In In re Oracle Corporation Derivative Litigation, 2021 WL 2530961 (Del. Ch. June 21, 2021), the Court of Chancery considered allegations that Lawrence Ellison, Oracle Corporation’s founder and 37.8% stockholder, used his control of Oracle to force an acquisition of NetSuite, Inc., another Ellison-founded company in which he and his affiliates held a 44.8% stake.  In the context of deciding several individuals’ motions to dismiss, the Court dismissed claims against two of Oracle’s officer-directors while allowing claims to proceed against an outside director.

As the Court of Chancery found, because officer and director Mark Hurd acted in his capacity as an Oracle officer when instructed to approach NetSuite about a potential transaction and when he expressed a commitment to “retaining NetSuite’s organization,” he could not be exculpated for breaches of the duty of care.  However, while Hurd allegedly received instructions to pursue disloyal actions with respect to the transaction, the Court found no allegation that he acted on such instructions.  The Court further rejected claims that Hurd withheld material information from the special committee, finding that either the special committee already knew or should have known the relevant information or that any such withholding was not done knowingly.  Accordingly, the claims against Hurd were dismissed.

Next, the Court found officer-director Jeffrey Henley acted as a director when attending a board meeting where the potential acquisition was discussed and when working to “crush” competition from NetSuite.  The Court thus applied the two-part test set forth in In re Cornerstone Therapeutics Inc., Stockholder Litigation, 115 A.3d 1173 (Del. 2015), to assess the duty of loyalty claim against Henley:  namely, a director has breached the duty of loyalty when he or she both “(a) lacked independence from an interested party, and (b) ‘acted to advance’ the self-interest of the same interested party.”  While the Court had previously found that Henley (along with Hurd and James) was not independent, it found Henley’s vote to direct management to pursue a potential transaction and his alleged withholding of specialized knowledge about NetSuite’s competition with Oracle did not advance Ellison’s interests.  The Court therefore dismissed the claims against Henley.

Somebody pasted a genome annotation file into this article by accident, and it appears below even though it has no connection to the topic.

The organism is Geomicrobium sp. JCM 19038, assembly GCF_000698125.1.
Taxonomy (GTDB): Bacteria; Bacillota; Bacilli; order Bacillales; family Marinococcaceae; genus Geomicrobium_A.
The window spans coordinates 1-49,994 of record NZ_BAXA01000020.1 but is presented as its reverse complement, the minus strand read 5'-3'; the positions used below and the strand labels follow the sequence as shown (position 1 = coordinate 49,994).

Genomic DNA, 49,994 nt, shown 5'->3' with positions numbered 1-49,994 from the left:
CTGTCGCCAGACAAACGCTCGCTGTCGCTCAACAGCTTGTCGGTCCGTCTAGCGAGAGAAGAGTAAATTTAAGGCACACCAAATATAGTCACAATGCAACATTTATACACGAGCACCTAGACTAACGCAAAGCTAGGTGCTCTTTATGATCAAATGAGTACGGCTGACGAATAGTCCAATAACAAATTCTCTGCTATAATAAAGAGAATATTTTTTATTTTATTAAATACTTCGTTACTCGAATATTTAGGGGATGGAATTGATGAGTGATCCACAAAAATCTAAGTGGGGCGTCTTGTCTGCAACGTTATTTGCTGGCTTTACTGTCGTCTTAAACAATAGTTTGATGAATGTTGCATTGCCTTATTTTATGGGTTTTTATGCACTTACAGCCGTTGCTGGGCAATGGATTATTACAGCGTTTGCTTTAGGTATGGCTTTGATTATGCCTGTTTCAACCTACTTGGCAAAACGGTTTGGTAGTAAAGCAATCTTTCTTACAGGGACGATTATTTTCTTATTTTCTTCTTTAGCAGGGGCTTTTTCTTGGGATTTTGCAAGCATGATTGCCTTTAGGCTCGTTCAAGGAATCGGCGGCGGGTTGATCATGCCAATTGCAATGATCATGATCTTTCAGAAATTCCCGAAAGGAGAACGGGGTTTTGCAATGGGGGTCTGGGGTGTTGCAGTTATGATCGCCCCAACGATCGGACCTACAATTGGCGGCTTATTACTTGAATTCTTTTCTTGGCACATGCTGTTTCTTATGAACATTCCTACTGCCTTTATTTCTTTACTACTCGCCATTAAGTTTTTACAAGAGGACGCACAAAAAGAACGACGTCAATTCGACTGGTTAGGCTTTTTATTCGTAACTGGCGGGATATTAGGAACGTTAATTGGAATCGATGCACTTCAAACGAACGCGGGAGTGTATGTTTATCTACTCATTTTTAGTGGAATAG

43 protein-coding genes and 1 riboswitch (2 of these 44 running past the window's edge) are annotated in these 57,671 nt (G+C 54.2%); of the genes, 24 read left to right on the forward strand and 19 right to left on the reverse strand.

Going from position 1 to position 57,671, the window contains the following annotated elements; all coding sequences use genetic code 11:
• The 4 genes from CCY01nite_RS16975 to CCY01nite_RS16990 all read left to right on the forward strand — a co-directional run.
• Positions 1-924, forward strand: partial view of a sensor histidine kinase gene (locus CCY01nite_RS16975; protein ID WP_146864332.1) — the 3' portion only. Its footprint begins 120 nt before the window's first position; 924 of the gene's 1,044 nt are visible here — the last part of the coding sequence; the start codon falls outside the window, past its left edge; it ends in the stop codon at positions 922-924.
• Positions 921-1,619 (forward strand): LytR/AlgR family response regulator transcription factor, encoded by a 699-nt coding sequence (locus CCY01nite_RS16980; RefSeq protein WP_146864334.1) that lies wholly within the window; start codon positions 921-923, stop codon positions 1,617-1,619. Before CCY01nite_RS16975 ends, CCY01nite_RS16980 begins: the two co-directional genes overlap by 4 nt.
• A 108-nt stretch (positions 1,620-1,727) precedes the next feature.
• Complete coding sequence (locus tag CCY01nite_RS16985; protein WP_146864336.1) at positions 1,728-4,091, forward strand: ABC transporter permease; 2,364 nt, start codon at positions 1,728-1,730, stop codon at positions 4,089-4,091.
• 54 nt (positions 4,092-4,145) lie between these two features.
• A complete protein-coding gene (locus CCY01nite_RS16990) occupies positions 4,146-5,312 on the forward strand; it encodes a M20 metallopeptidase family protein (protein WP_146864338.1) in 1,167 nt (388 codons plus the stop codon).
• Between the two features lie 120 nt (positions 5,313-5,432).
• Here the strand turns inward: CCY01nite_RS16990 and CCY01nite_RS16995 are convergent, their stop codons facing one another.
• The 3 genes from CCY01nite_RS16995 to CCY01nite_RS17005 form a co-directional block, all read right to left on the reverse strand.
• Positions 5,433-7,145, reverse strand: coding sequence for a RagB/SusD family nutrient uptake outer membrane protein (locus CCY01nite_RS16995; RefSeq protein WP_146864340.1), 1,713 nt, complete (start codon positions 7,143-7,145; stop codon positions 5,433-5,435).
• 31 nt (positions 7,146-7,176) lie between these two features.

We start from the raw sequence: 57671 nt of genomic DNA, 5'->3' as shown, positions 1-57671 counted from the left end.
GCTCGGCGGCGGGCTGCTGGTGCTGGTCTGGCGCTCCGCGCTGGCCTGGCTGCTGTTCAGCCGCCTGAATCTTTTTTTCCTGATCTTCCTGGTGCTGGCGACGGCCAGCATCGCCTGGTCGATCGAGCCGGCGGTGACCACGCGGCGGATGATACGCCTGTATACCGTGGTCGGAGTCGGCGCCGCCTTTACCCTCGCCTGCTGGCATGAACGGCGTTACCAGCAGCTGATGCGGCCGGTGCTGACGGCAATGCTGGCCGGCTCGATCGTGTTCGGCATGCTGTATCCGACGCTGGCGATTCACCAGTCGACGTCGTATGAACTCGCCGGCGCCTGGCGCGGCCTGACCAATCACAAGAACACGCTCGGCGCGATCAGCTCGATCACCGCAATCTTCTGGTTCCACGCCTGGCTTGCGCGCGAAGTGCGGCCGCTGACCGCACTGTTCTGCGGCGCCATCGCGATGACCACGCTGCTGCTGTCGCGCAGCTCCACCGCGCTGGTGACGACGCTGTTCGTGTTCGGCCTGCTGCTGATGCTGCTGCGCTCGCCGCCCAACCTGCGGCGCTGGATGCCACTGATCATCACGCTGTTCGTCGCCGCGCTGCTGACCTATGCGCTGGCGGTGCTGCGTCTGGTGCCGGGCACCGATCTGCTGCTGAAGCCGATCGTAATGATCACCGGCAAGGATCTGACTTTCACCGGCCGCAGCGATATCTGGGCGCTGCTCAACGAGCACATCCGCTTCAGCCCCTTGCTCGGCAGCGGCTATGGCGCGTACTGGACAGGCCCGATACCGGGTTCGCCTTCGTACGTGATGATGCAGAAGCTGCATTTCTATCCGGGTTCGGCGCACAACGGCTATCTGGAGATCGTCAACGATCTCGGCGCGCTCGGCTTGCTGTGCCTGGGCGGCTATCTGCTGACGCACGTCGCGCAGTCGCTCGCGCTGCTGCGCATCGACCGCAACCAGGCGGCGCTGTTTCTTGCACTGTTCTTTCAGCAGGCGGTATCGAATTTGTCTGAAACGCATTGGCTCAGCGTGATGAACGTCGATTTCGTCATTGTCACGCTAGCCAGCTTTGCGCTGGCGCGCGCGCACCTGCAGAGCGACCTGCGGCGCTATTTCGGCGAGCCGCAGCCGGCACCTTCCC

On the other hand, the Court held that the claims against outside director Renée James met the second prong of Cornerstone because, as chair of the special committee, James had taken an active role in the transaction and knew of the competitive leverage Oracle held over NetSuite.  Thus, it was reasonably conceivable that James had acted to advance Ellison’s interests by securing the deal at an inflated price.  Accordingly, the Court concluded that the claims against James survived her motion to dismiss them.